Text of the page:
Forging ahead on training

Indiana's Ivy Tech Community College offers programs in virtually all construction-related fields. (Photo: Ivy Tech)

Community colleges always have played an integral role in training workers for infrastructure- and transportation-related fields like truck driving, construction, welding and electrical work.

If the $1 trillion public/private infrastructure plan proposed by President Donald Trump comes to pass, these fields will grow significantly, at least for a while, which could affect community colleges and their programming. But two-year schools say they will be motoring ahead in any case.

The U.S. Bureau of Labor Statistics (BLS) projects that from 2014-2024, employment in the construction industry on the whole will grow 13 percent, from 6.1 million to 6.9 million jobs. During that same period, electrician positions will rise 13.7 percent, from 629,000 to 715,000; heavy and tractor-trailer truck driver employment will expand 3.1 percent, from 885,000 to 912,000; and welding, soldering and brazing jobs will increase less than 1 percent, from 457,000 to 461,000, BLS statistics show.

A report from the Georgetown University Center on Education and the Workforce predicts that Trump’s infrastructure proposal could create 11 million jobs but casts some doubt on how many of them would lead to sustainable employment. But for whatever period the jobs do last, the authors foresee a key role for community colleges in getting workers up to speed for that endeavor.

One way or another

The president this week provided an outline of his infrastructure plan in his proposed federal budget, which would include $200 billion in direct federal spending over the next decade for roads, bridges, railroads, ports, airports and broadband. It also includes incentives for states, cities and private investors and efforts to cut burdensome regulations.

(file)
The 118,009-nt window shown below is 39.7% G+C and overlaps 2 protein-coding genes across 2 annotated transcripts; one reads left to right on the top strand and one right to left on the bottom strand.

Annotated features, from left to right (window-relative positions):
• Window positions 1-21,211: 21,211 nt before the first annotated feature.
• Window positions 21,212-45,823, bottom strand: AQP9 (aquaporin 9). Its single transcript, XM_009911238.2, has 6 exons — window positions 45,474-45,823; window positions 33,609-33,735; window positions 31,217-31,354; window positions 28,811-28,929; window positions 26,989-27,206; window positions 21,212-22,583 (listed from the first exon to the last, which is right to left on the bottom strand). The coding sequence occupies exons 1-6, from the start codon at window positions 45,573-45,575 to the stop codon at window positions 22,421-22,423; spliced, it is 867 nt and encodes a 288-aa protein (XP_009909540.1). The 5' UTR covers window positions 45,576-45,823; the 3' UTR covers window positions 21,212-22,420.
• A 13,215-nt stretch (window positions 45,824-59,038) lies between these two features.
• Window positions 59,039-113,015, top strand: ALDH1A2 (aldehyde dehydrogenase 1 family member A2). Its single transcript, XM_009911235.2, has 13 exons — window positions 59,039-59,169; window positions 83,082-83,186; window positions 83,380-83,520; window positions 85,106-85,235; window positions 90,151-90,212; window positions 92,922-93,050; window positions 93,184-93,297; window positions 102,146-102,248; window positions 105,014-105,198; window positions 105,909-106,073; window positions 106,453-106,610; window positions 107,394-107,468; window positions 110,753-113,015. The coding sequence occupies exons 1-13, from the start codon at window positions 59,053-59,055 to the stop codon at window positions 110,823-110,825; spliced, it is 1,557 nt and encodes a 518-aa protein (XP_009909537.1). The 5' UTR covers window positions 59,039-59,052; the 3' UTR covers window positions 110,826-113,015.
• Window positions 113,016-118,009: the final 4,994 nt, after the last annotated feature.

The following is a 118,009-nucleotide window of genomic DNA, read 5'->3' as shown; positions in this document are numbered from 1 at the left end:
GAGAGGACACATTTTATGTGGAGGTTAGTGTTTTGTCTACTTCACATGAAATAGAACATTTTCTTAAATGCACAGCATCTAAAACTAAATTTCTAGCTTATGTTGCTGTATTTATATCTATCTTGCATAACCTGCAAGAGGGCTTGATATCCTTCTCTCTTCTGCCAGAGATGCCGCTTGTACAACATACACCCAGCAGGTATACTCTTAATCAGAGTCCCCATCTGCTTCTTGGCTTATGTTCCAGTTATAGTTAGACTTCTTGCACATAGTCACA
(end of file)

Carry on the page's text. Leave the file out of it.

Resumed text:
“Simply providing more federal funding for infrastructure is not the solution,” according to a budget summary. The administration is expected to soon provide more details on the plan, including a legislative package later this year.

Leaders on community college campuses say their programs would be likely to benefit from federal education and training dollars, but they believe support for infrastructure-related education will remain a pressing need whether or not the still-undefined Trump package passes.

That’s certainly the viewpoint of Jess Guerra, chair of advanced transportation and manufacturing at Los Angeles Trade Technical College (LATTC) and director of the region-wide Transportation Workforce Institute, which brings together employers and institutions of higher education across Los Angeles and Orange counties.

“Our hope is that there is a good amount allocated to go into the educational component, whether we’re going to be focusing on rebuilding or re-strengthening bridges and roads, or whatever else,” he says. “Employees need to have the latest and greatest in terms of training and skills and competencies that are going to be required, to make this an infrastructure upgrade that’s going to carry us for the next however-many years.”